“NHS Trusts failing”

That was the headline on many of the press reports following yesterday’s publication of results from the Healthcare Commission’s annual survey. Very few of the reports, though, had any real look at why things were going wrong.

It’s not unusual for the press to be unwilling to scratch the surface to discover the real stories. They are usually content with the horrific headlines. On Wednesday, when Brown and Cameron debated the impact of “targets” during PM Questions, Adam Boulton, political editor of Sky News, complained it was all too technical. He only showed enthusiasm for the debate about a European referendum. If Brown and Cameron are above Boulton’s head when it comes to understanding the NHS, what hope has he got of understanding what’s really happening!

Royal Cornwall Hospitals were highlighted by the Healthcare Commission as one of the four worst NHS Trusts in England. It’s worth looking behind the headlines a bit.

Health bosses are to ignore the wishes of 27,000 marchersIn August last year 27,000 people marched through Hayle against cuts to Cornish health services (report). They were protesting against the cuts arising from the Trust’s budget shortfall of £31m. There have been hundreds of redundancies, alongside ward closures and cuts in services.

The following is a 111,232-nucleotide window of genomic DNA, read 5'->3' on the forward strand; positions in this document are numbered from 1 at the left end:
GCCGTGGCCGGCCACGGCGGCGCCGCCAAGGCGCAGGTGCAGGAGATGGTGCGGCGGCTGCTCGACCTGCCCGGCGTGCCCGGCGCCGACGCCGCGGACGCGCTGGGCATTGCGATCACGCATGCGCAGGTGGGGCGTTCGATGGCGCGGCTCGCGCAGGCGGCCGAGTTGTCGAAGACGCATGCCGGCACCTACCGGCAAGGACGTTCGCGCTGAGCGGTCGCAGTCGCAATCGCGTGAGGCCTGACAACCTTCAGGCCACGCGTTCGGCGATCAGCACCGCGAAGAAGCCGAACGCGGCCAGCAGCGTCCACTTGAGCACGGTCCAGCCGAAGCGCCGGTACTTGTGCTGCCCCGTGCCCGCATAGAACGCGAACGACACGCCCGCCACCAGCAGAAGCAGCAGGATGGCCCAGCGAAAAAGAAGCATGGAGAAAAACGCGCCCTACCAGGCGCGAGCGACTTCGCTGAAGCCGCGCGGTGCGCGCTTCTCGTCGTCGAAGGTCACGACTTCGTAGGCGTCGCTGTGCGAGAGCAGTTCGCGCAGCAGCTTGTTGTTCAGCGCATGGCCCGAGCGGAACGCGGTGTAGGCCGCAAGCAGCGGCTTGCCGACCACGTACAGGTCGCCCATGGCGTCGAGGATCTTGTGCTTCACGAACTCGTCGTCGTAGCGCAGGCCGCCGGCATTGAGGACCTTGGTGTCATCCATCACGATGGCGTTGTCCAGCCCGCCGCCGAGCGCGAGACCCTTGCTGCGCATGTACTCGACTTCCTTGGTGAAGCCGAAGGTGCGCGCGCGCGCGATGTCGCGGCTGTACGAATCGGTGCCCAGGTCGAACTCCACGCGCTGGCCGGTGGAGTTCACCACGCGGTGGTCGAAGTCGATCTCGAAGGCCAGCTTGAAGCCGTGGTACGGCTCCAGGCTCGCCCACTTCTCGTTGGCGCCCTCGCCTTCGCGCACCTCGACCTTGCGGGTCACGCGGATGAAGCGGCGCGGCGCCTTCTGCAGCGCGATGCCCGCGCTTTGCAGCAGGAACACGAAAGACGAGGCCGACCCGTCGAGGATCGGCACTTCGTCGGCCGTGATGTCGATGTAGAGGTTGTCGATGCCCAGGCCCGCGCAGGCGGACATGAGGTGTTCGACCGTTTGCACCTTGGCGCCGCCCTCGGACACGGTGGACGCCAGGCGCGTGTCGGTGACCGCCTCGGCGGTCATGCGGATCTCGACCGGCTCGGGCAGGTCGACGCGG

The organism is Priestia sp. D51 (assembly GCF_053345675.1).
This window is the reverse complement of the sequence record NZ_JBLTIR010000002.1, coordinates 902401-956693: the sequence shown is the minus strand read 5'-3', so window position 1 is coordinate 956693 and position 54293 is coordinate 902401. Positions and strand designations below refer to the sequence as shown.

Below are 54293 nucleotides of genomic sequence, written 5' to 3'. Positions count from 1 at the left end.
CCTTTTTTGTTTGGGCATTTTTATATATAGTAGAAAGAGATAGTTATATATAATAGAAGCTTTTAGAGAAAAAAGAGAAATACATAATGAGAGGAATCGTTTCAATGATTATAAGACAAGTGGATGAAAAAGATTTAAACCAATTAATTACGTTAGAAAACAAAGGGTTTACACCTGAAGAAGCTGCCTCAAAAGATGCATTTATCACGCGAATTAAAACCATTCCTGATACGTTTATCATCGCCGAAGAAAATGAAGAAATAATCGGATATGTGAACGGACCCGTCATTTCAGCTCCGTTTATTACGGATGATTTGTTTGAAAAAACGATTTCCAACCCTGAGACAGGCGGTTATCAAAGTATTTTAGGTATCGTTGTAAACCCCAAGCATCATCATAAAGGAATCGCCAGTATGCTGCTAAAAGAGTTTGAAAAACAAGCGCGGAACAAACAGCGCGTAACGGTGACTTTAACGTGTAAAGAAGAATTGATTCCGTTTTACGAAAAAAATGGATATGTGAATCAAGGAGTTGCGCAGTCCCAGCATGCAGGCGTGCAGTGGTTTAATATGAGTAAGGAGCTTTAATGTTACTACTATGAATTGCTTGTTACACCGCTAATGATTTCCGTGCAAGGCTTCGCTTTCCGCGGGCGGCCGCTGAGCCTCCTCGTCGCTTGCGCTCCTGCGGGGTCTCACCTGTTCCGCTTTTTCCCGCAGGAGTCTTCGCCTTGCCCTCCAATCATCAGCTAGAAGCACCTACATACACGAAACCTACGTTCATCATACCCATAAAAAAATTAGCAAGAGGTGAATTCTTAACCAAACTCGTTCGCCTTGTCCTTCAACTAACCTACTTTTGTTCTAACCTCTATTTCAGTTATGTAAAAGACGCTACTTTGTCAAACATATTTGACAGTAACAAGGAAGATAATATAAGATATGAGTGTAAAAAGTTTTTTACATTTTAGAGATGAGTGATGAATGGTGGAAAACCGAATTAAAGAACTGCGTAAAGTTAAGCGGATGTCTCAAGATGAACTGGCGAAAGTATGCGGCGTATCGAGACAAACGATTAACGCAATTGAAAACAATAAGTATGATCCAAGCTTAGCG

Surgeons were instucted by senior management to slow down on admissions last year. They had completed 4,600 more operations than had been budgeted for.  One surgeon, Peter Cox, was quoted at the time: “This is all about finance”. The surgeons had apparently been “too aggressive” in meeting the Government’s waiting list targets. Making cost savings was more important to managers than making people better.

The Trust is certainly not a model employer. As part of the overall cuts package last year, 30 workers aged over 65 were sacked  just before the age discrimination regulations came in – a clear attempt to avoid redundancy payments. Unison won their reinstatement by threatening to go to the European Court.

Sue Wolstenholme, the Trust’s Director of Communications, complained that the Hayle demonstrators “need to understand the reality behind the situation much more clearly”. Disgracefully, she said the Trust would ignore the protests. Typical of senior management in much of the NHS, Trust bosses are more concerned with implementing the Government’s agenda than protecting patients, services and staff.

NHS management teams are only the transmision belt for cuts and chaos, though. The £31m budget deficit in Cornwall was just one element of the artificial NHS financial crisis manufactured by Patricia Hewitt. If Royal Cornish is failing now, it is because Government funding was insufficient to meet the needs of the patients in Cornwall, and the redundancies and service closures ordered by the Govermment have made things far, far worse.

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